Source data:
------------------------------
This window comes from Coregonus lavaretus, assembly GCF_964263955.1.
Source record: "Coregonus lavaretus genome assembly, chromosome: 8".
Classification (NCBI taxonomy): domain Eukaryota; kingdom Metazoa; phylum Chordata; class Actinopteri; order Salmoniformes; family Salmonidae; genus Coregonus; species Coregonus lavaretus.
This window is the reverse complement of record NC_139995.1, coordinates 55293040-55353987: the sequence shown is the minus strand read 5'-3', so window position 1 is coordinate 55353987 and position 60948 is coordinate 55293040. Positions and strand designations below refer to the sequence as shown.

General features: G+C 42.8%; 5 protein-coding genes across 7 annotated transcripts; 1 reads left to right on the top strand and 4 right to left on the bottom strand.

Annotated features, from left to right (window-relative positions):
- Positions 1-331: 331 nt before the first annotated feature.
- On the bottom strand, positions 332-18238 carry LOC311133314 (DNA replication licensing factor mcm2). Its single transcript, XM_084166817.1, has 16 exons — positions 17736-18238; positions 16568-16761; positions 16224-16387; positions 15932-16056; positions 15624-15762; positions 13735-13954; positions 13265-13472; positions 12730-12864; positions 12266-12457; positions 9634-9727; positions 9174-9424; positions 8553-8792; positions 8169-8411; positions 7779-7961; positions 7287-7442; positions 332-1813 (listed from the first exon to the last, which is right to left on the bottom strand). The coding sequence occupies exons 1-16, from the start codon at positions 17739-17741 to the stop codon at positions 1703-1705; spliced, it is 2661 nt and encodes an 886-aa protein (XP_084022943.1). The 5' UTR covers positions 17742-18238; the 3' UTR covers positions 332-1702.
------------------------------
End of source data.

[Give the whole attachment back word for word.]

This window comes from Coregonus lavaretus, assembly GCF_964263955.1.
Source record: "Coregonus lavaretus genome assembly, chromosome: 8".
Classification (NCBI taxonomy): domain Eukaryota; kingdom Metazoa; phylum Chordata; class Actinopteri; order Salmoniformes; family Salmonidae; genus Coregonus; species Coregonus lavaretus.
This window is the reverse complement of record NC_139995.1, coordinates 55293040-55353987: the sequence shown is the minus strand read 5'-3', so window position 1 is coordinate 55353987 and position 60948 is coordinate 55293040. Positions and strand designations below refer to the sequence as shown.

General features: G+C 42.8%; 5 protein-coding genes across 7 annotated transcripts; 1 reads left to right on the top strand and 4 right to left on the bottom strand.

Annotated features, from left to right (window-relative positions):
- Positions 1-331: 331 nt before the first annotated feature.
- On the bottom strand, positions 332-18238 carry LOC311133314 (DNA replication licensing factor mcm2). Its single transcript, XM_084166817.1, has 16 exons — positions 17736-18238; positions 16568-16761; positions 16224-16387; positions 15932-16056; positions 15624-15762; positions 13735-13954; positions 13265-13472; positions 12730-12864; positions 12266-12457; positions 9634-9727; positions 9174-9424; positions 8553-8792; positions 8169-8411; positions 7779-7961; positions 7287-7442; positions 332-1813 (listed from the first exon to the last, which is right to left on the bottom strand). The coding sequence occupies exons 1-16, from the start codon at positions 17739-17741 to the stop codon at positions 1703-1705; spliced, it is 2661 nt and encodes an 886-aa protein (XP_084022943.1). The 5' UTR covers positions 17742-18238; the 3' UTR covers positions 332-1702.